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Spaying and Neutering

Here at Blaine Area Pet Hospital we believe in spaying and neutering your pet.

Most pets are spayed (female) or neutered (male) to remove reproductive organs to prevent pregnancy, but health and behavior issues provide other compelling reasons for spaying and neutering your pets.

Your veterinarian surgically removes the ovaries and uterus, preventing the production of estrogen, which leads to most reproductive cancers. A vast majority of unspayed older female dogs contract a life-threatening infection of the uterus called pyometra. Female dogs have a high incidence of cancers of the reproductive system. Female pets should be spayed before their first heat cycle, which generally occurs around six months of age.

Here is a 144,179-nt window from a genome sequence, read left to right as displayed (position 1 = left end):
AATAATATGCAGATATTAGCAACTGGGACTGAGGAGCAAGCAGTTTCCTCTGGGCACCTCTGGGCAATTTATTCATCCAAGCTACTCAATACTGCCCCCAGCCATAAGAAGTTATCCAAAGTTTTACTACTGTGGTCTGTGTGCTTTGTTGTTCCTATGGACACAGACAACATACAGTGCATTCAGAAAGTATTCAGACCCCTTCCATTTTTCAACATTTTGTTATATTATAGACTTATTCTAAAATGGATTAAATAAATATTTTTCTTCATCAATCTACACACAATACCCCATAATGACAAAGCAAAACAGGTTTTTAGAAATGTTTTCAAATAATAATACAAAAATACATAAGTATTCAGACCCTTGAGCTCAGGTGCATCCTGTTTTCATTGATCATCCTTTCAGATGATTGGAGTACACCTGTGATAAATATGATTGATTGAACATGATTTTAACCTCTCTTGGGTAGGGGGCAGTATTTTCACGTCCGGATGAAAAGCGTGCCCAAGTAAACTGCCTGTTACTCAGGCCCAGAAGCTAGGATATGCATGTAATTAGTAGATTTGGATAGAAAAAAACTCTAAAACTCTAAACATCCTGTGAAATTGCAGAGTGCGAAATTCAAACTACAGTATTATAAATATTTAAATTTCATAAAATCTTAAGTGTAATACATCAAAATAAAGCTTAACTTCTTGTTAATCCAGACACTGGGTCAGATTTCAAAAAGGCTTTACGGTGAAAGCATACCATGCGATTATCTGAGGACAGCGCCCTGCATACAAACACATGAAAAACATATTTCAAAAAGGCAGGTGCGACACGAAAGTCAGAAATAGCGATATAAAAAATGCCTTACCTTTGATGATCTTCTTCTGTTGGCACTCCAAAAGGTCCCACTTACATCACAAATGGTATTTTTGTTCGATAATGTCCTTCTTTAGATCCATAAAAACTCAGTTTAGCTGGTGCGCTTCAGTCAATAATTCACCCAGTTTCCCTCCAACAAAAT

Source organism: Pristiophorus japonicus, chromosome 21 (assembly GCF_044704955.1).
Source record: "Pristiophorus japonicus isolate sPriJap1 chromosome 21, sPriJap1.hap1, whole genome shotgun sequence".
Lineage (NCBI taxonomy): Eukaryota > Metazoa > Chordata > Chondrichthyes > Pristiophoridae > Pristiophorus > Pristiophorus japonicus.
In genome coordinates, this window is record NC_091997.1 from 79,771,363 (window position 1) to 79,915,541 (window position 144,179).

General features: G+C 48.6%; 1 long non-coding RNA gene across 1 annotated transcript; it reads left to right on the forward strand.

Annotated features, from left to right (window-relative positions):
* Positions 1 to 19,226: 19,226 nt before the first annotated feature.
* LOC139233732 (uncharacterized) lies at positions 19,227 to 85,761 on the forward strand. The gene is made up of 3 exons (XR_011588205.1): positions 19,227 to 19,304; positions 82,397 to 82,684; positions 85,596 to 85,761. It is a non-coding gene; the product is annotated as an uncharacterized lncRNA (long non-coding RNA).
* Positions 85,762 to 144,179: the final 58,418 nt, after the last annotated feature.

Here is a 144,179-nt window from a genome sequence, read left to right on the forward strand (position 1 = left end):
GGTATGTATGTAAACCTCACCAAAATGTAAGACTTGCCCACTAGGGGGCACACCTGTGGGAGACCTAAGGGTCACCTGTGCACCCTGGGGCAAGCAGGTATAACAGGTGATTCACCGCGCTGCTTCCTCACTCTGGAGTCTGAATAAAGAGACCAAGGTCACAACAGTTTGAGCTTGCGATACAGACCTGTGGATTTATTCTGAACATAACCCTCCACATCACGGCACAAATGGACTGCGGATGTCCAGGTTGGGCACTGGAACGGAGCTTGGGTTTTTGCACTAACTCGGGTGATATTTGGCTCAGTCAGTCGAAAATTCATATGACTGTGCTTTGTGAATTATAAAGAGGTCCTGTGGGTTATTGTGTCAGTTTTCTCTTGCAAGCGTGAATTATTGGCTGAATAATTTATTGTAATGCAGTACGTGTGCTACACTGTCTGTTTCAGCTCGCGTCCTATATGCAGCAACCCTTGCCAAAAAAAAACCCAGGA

Male pets that are not neutered often exhibit aggressive behaviors which can be dangerous to them, other animals, and people. A dog that was well-behaved and calm in its youth can suddenly develop a pack mentality and become more aggressive, chase cars, try to get loose to roam freely, or bark and growl — all as a result of high testosterone levels. Male cats may start spraying urine around the house as well as become aggressive. Many of these habits become hard to break. Male pets should be neutered around six months of age.

Spaying and neutering are commonly performed surgeries. They require anesthesia and most veterinarians prefer the pet to remain in the hospital overnight.